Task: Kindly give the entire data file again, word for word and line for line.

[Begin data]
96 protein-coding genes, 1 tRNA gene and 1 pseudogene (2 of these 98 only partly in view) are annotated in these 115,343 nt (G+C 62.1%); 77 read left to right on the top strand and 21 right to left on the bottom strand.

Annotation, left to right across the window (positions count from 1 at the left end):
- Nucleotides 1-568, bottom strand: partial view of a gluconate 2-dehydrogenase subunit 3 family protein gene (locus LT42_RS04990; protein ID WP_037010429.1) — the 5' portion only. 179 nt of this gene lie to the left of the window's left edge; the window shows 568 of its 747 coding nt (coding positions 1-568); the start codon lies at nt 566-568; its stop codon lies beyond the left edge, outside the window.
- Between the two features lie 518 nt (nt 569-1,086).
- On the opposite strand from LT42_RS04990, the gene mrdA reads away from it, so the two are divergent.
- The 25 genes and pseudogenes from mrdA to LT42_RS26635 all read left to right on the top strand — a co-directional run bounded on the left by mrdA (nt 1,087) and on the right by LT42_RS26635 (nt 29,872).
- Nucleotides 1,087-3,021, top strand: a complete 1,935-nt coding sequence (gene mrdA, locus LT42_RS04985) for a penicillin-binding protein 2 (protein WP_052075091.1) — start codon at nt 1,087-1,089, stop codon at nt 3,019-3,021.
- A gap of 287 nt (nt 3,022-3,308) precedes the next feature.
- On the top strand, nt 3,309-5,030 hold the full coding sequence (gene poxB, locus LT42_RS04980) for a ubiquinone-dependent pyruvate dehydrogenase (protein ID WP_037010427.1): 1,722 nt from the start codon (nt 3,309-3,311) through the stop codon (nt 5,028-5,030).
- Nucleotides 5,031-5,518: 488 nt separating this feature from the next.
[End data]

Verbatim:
96 protein-coding genes, 1 tRNA gene and 1 pseudogene (2 of these 98 only partly in view) are annotated in these 115,343 nt (G+C 62.1%); 77 read left to right on the top strand and 21 right to left on the bottom strand.

Annotation, left to right across the window (positions count from 1 at the left end):
- Nucleotides 1-568, bottom strand: partial view of a gluconate 2-dehydrogenase subunit 3 family protein gene (locus LT42_RS04990; protein ID WP_037010429.1) — the 5' portion only. 179 nt of this gene lie to the left of the window's left edge; the window shows 568 of its 747 coding nt (coding positions 1-568); the start codon lies at nt 566-568; its stop codon lies beyond the left edge, outside the window.
- Between the two features lie 518 nt (nt 569-1,086).
- On the opposite strand from LT42_RS04990, the gene mrdA reads away from it, so the two are divergent.
- The 25 genes and pseudogenes from mrdA to LT42_RS26635 all read left to right on the top strand — a co-directional run bounded on the left by mrdA (nt 1,087) and on the right by LT42_RS26635 (nt 29,872).
- Nucleotides 1,087-3,021, top strand: a complete 1,935-nt coding sequence (gene mrdA, locus LT42_RS04985) for a penicillin-binding protein 2 (protein WP_052075091.1) — start codon at nt 1,087-1,089, stop codon at nt 3,019-3,021.
- A gap of 287 nt (nt 3,022-3,308) precedes the next feature.
- On the top strand, nt 3,309-5,030 hold the full coding sequence (gene poxB, locus LT42_RS04980) for a ubiquinone-dependent pyruvate dehydrogenase (protein ID WP_037010427.1): 1,722 nt from the start codon (nt 3,309-3,311) through the stop codon (nt 5,028-5,030).
- Nucleotides 5,031-5,518: 488 nt separating this feature from the next.